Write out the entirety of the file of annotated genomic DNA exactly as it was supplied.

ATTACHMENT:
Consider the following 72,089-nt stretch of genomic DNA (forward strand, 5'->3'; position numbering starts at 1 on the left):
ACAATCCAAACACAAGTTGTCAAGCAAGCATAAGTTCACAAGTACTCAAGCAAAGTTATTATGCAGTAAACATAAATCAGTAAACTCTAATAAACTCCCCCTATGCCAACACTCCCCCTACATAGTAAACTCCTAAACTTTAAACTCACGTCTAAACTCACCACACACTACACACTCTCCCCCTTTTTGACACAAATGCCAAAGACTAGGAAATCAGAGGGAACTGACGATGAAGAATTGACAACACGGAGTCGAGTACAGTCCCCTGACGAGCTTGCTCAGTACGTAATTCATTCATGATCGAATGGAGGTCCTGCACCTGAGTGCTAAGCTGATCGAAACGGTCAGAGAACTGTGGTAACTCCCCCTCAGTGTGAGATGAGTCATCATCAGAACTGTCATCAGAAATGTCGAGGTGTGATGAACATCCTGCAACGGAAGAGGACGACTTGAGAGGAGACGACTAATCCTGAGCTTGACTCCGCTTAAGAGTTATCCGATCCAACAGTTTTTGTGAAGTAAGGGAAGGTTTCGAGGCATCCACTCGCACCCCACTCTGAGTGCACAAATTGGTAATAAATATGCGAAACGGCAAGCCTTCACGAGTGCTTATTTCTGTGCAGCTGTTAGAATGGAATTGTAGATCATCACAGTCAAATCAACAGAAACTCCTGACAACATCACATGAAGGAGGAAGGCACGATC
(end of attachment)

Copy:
Consider the following 72,089-nt stretch of genomic DNA (forward strand, 5'->3'; position numbering starts at 1 on the left):
ACAATCCAAACACAAGTTGTCAAGCAAGCATAAGTTCACAAGTACTCAAGCAAAGTTATTATGCAGTAAACATAAATCAGTAAACTCTAATAAACTCCCCCTATGCCAACACTCCCCCTACATAGTAAACTCCTAAACTTTAAACTCACGTCTAAACTCACCACACACTACACACTCTCCCCCTTTTTGACACAAATGCCAAAGACTAGGAAATCAGAGGGAACTGACGATGAAGAATTGACAACACGGAGTCGAGTACAGTCCCCTGACGAGCTTGCTCAGTACGTAATTCATTCATGATCGAATGGAGGTCCTGCACCTGAGTGCTAAGCTGATCGAAACGGTCAGAGAACTGTGGTAACTCCCCCTCAGTGTGAGATGAGTCATCATCAGAACTGTCATCAGAAATGTCGAGGTGTGATGAACATCCTGCAACGGAAGAGGACGACTTGAGAGGAGACGACTAATCCTGAGCTTGACTCCGCTTAAGAGTTATCCGATCCAACAGTTTTTGTGAAGTAAGGGAAGGTTTCGAGGCATCCACTCGCACCCCACTCTGAGTGCACAAATTGGTAATAAATATGCGAAACGGCAAGCCTTCACGAGTGCTTATTTCTGTGCAGCTGTTAGAATGGAATTGTAGATCATCACAGTCAAATCAACAGAAACTCCTGACAACATCACATGAAGGAGGAAGGCACGATC